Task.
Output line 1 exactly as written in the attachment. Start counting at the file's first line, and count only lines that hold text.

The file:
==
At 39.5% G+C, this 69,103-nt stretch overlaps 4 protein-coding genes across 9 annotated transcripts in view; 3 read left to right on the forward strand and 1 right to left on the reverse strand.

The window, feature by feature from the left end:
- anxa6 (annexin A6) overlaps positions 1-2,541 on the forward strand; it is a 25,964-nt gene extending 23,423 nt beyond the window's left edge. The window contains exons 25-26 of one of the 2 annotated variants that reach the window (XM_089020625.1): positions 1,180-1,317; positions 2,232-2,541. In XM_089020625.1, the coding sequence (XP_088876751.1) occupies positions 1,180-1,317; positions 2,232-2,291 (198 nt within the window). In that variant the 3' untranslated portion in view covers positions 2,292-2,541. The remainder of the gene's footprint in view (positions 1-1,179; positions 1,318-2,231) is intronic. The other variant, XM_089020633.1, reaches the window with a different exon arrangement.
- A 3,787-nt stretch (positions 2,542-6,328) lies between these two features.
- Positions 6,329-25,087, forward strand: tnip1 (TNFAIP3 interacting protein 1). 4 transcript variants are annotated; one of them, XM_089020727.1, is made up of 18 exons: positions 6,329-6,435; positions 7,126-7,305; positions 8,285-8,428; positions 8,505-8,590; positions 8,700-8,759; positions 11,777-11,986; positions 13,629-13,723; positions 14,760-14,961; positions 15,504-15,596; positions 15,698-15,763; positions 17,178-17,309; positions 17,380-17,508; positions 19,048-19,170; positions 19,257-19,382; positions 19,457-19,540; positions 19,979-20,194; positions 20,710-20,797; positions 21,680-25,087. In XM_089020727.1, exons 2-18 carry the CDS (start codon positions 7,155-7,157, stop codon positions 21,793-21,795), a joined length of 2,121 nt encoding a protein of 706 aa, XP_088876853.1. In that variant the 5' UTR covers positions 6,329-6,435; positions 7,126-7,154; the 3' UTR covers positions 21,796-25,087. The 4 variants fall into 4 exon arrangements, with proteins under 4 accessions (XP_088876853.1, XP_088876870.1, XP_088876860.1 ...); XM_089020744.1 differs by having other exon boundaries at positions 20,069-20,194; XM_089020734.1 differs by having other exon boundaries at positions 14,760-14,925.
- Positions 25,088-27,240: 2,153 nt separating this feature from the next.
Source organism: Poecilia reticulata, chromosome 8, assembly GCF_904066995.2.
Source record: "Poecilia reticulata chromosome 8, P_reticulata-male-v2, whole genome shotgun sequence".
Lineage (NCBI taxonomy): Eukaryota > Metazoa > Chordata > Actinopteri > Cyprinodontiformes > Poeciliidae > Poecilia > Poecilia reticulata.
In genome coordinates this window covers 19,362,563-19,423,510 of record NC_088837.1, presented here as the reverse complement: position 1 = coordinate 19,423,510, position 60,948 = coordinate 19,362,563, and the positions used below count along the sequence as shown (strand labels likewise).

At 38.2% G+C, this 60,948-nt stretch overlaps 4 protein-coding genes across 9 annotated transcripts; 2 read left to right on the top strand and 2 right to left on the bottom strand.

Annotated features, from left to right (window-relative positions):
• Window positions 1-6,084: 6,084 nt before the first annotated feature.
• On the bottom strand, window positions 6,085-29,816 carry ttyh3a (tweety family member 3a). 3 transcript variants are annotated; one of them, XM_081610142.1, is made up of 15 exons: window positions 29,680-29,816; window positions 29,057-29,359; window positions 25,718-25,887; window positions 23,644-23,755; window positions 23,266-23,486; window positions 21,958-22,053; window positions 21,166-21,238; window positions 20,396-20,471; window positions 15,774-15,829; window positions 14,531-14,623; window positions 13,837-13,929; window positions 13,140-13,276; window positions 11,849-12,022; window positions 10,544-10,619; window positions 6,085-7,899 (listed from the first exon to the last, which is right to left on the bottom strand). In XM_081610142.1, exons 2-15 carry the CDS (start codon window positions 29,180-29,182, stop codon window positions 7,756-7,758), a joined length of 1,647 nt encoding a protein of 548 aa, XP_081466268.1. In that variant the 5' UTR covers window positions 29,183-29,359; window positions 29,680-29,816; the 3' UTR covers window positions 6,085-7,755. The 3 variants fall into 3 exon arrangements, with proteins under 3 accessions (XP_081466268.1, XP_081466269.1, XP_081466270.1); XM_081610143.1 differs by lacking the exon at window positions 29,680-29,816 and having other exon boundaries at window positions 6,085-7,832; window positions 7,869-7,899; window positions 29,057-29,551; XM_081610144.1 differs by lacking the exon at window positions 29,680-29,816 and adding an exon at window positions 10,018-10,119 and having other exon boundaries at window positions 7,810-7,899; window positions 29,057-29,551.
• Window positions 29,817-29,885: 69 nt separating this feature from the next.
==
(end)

At 39.5% G+C, this 69,103-nt stretch overlaps 4 protein-coding genes across 9 annotated transcripts in view; 3 read left to right on the forward strand and 1 right to left on the reverse strand.